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Can Rabbits Eat Carrots and Carrot Tops?

Rabbits

Can Rabbits Eat Carrots and Carrot Tops?

Knowing whether rabbits can eat carrots or their leaves/top or not is very important if you intend to introduce vegetable to them. Here is all you should know.

Do rabbits eat carrots
Do rabbits eat them?

Carrots are not only crunchy and tasty but also highly nutritious and a good source of vitamin K, beta-carotene, antioxidants and potassium. They also have biotic, vitamin B6, fiber, lutein, lycopene, among others.  

On benefits, they can help reduce cancer risks, lower blood cholesterol, help in weight loss and improve eye health. With all these benefits and nutrients, you do not want your rabbits to miss out on carrots. However, you first deserve to know if they are safe and nontoxic or they are harmful.

Do rabbits eat carrots and how much?

Yes. Rabbits can eat carrots, and they will love them so much. This might sound contrary to what you have already gone through such as an article on The Telegraph entitled ‘Carrots are bad for rabbits, RSPCA says’ because RSPCA had revealed they cause 11% of the tooth decay causes.

Many sites list carrots as a rabbit-friendly non-leafy vegetable. They are not toxic or harmful to bunnies. However, as in the case of all the other non-leafy vegetables including flowers and root vegetables, they should be given only as occasional treats and in small quantities.

As RSPCA warns, “rabbits don’t naturally eat root vegetable and fruit. Carrots and fruit are high in sugar and should only be fed in small amounts as occasional treats.”

Therefore, ensure you do not give your furry friends a lot of carrot or any other non-leafy vegetable including celery, broccoli, cauliflower, bell peppers, summer squash, Chinese pea pods, edible flowers such as roses, pansies or hibiscus) among others.

To give you a hint on how much carrots are enough for your bunny, Rabbit.org advises that total non-leafy vegetables “should be no more than about 15 % of the diet (about one tablespoon per 2 lbs of body weight per day)” of the fresh foods you give them.

Fresh foods include leafy greens (that should form a bulk), some non-leafy vegetables, as well as fruits.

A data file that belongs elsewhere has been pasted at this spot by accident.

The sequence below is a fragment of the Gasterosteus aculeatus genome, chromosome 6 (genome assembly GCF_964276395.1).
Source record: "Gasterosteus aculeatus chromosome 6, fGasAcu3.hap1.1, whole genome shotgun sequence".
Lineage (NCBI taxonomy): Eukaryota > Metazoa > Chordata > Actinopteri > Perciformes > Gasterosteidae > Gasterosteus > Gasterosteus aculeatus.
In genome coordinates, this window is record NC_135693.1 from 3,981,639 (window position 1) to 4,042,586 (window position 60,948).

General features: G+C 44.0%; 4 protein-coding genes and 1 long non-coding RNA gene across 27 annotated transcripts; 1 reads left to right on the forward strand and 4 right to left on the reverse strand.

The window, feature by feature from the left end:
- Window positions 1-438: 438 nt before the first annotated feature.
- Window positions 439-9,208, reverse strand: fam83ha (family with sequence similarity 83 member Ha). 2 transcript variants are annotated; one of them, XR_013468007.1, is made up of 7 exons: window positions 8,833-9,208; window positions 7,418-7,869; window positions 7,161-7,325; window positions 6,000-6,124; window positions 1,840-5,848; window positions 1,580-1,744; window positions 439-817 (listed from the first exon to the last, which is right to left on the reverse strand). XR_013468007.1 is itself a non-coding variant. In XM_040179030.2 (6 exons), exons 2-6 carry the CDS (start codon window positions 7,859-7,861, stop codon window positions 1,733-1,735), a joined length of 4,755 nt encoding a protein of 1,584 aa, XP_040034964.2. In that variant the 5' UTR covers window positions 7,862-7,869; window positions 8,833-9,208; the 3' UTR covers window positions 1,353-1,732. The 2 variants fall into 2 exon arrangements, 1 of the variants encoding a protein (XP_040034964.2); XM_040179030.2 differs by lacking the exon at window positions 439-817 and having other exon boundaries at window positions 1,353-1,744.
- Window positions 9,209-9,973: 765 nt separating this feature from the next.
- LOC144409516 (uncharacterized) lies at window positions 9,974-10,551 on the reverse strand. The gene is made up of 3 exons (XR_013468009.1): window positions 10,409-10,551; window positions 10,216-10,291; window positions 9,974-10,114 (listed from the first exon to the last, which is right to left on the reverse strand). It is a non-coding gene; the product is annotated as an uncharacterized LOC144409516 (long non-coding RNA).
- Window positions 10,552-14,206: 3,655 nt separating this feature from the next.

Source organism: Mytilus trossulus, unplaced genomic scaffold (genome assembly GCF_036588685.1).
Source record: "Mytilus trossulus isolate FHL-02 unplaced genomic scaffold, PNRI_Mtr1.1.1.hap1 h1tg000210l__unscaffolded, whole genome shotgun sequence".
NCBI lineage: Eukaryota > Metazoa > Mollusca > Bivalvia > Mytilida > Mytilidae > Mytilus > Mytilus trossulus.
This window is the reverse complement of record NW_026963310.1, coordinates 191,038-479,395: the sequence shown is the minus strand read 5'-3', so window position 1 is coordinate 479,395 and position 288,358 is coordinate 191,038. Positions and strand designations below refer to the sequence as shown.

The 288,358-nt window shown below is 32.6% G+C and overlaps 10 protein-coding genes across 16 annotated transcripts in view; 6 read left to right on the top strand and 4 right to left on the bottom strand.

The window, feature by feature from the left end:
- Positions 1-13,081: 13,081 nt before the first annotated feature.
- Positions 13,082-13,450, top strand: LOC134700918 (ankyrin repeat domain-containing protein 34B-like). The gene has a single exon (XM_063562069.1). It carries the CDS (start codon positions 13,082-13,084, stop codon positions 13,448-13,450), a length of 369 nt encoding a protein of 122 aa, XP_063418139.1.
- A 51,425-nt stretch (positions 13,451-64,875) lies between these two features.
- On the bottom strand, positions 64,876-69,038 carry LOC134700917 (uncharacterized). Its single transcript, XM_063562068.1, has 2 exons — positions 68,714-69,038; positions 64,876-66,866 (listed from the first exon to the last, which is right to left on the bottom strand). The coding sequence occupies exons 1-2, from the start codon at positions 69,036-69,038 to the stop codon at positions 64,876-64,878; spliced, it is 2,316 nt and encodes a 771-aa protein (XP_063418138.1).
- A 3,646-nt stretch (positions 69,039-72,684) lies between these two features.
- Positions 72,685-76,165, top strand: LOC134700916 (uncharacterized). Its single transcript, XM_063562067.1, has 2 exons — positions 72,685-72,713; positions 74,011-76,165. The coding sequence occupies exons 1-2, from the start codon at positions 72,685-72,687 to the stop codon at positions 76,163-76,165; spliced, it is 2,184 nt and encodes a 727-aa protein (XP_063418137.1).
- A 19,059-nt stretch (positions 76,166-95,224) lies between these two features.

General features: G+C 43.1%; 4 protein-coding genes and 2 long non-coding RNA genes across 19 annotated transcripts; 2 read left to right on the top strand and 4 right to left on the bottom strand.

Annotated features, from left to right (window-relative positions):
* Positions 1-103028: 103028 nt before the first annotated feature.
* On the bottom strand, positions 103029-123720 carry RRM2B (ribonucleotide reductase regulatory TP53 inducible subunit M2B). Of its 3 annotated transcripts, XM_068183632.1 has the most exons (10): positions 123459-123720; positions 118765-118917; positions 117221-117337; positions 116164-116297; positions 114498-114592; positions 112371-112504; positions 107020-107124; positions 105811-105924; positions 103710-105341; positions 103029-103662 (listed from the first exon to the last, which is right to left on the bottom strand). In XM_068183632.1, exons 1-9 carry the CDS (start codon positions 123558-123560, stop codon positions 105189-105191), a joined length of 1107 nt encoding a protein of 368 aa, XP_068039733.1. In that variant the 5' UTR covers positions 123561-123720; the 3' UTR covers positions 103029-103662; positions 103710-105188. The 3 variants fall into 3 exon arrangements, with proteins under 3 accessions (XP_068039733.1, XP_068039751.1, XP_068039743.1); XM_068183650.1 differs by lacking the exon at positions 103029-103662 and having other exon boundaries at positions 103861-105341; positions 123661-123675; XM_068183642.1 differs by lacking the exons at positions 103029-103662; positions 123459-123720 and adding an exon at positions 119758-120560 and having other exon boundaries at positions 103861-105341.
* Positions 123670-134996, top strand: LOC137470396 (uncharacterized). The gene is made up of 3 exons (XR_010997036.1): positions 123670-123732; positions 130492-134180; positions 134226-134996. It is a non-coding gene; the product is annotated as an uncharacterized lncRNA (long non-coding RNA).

The reason why you should not give your furry friends a lot of carrots is that they have little fiber and high sugar amounts which are associated with dental (tooth decay) and gut problems as well as obesity.

Also, bunnies, being herbivores cannot digest a lot of sugar as well as the complex carbohydrates with so little cellulose. This is the same case for all other root vegetables.

Always give your furry friends their usual diet which should be mainly hay, a little high fiber pellets, as well as some leafy greens. Fruits and non-leafy vegetables should be given only as occasional treats. Don does not forget providing them with unlimited clean water.

When giving them carrots, ensure you only give them the recommended amounts. If you give them more, they will still eat the whole of it. Incorporate this treat in logic toys for bunnies or use it while training it such as when litter training it.

Can rabbits eat carrot tops

If you are a salad lover who always this root vegetable, it is recommended you instead give your bunnies carrot leaves or tops instead of the root itself. They will love them.

As noted in quora.com, “carrot tops, on the other hand, they like a lot and are fine for them to eat a lot of (although  they don’t let it get fat).”

You can combine these leaves with other three leafy greens to ensure your furry friend can get most of the nutrients he or she requires instead of giving them root vegetable unless they are treats.

Finally, the tops should be fresh, and they must be washed to remove any pesticides, herbicides or insecticide traces.

Conclusion

Simply because Bugs Bunny, a television animated cartoon of the 1930s ate carrots alone, it does not mean your bunnies can also do the same. Always stick to recommended and healthy rabbit diets. The rest should be occasional treats.

Also, wild bunnies do not eat any root vegetables. This should make you realized you can not give them too much of foods they do not naturally eat.

Disclaimer

All the information and other materials contained on this website are for informational purposes only and not intended to substitute consultation, advice, diagnosis, or treatment by a licensed professional or veterinarian. disclaimer

We are a group of animals and pet fanciers and experts knowledgeable on most pets including dogs, rabbits, cats, fish, reptiles, birds, among other home pets.

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